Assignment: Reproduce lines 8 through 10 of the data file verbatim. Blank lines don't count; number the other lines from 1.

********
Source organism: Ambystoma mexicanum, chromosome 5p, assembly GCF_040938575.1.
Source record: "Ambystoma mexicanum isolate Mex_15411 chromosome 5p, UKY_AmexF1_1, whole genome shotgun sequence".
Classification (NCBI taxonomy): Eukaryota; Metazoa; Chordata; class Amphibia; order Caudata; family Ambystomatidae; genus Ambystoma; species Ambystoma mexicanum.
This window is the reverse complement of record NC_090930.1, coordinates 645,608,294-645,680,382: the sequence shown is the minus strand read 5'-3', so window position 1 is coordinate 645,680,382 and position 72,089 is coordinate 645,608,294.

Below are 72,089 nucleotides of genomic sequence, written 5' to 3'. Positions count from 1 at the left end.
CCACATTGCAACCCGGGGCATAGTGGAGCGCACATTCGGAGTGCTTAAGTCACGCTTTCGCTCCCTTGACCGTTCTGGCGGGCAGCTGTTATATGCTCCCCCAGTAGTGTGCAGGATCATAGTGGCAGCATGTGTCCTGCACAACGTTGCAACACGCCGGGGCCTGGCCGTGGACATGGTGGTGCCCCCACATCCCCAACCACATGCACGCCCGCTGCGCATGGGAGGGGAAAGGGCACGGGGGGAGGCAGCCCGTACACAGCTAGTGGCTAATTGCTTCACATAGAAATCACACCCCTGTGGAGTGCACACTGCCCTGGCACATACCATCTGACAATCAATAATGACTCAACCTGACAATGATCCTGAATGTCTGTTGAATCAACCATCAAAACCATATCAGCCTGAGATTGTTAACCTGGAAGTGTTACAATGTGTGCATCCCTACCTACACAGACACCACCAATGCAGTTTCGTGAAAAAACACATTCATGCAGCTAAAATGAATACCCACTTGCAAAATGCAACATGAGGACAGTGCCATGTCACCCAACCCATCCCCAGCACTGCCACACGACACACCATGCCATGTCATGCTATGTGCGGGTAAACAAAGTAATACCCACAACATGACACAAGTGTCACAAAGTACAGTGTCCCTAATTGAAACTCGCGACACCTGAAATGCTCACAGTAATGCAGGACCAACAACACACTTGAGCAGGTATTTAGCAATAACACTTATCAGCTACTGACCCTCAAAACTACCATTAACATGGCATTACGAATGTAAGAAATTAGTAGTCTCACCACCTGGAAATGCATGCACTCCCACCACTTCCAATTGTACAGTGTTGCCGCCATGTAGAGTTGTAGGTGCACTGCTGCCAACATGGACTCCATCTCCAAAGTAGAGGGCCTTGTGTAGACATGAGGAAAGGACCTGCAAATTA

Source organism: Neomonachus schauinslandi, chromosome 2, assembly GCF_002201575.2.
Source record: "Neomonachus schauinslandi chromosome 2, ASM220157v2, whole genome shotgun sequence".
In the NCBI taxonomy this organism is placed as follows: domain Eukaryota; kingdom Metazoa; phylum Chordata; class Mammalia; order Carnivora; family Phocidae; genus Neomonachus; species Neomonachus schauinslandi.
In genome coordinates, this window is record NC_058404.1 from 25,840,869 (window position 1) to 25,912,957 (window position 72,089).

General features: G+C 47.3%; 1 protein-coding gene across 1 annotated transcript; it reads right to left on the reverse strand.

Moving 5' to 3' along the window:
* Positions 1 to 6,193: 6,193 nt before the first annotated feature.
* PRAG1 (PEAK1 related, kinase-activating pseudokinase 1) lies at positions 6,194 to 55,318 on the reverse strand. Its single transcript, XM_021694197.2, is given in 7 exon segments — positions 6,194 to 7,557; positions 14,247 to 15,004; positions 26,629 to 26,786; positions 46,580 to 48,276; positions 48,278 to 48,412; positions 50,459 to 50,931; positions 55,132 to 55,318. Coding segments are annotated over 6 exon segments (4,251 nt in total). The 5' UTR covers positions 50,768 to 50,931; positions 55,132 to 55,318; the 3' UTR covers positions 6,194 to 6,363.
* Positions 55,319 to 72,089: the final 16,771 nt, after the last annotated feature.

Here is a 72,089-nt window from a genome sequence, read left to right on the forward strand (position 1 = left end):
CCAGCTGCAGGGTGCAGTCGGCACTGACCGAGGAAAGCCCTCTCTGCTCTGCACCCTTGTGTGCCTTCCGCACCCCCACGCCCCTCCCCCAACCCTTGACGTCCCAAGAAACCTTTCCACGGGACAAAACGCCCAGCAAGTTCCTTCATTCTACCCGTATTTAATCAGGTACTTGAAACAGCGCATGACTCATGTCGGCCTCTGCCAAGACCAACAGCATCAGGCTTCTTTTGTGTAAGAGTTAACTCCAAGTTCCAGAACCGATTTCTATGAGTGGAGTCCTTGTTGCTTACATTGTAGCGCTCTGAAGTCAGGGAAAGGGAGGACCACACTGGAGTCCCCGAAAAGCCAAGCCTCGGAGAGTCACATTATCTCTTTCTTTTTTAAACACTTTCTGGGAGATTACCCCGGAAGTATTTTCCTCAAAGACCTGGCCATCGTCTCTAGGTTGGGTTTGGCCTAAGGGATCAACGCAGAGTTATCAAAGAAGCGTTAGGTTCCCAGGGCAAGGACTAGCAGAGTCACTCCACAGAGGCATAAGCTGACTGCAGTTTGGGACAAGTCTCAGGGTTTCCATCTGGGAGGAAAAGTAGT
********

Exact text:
Source record: "Neomonachus schauinslandi chromosome 2, ASM220157v2, whole genome shotgun sequence".
In the NCBI taxonomy this organism is placed as follows: domain Eukaryota; kingdom Metazoa; phylum Chordata; class Mammalia; order Carnivora; family Phocidae; genus Neomonachus; species Neomonachus schauinslandi.
In genome coordinates, this window is record NC_058404.1 from 25,840,869 (window position 1) to 25,912,957 (window position 72,089).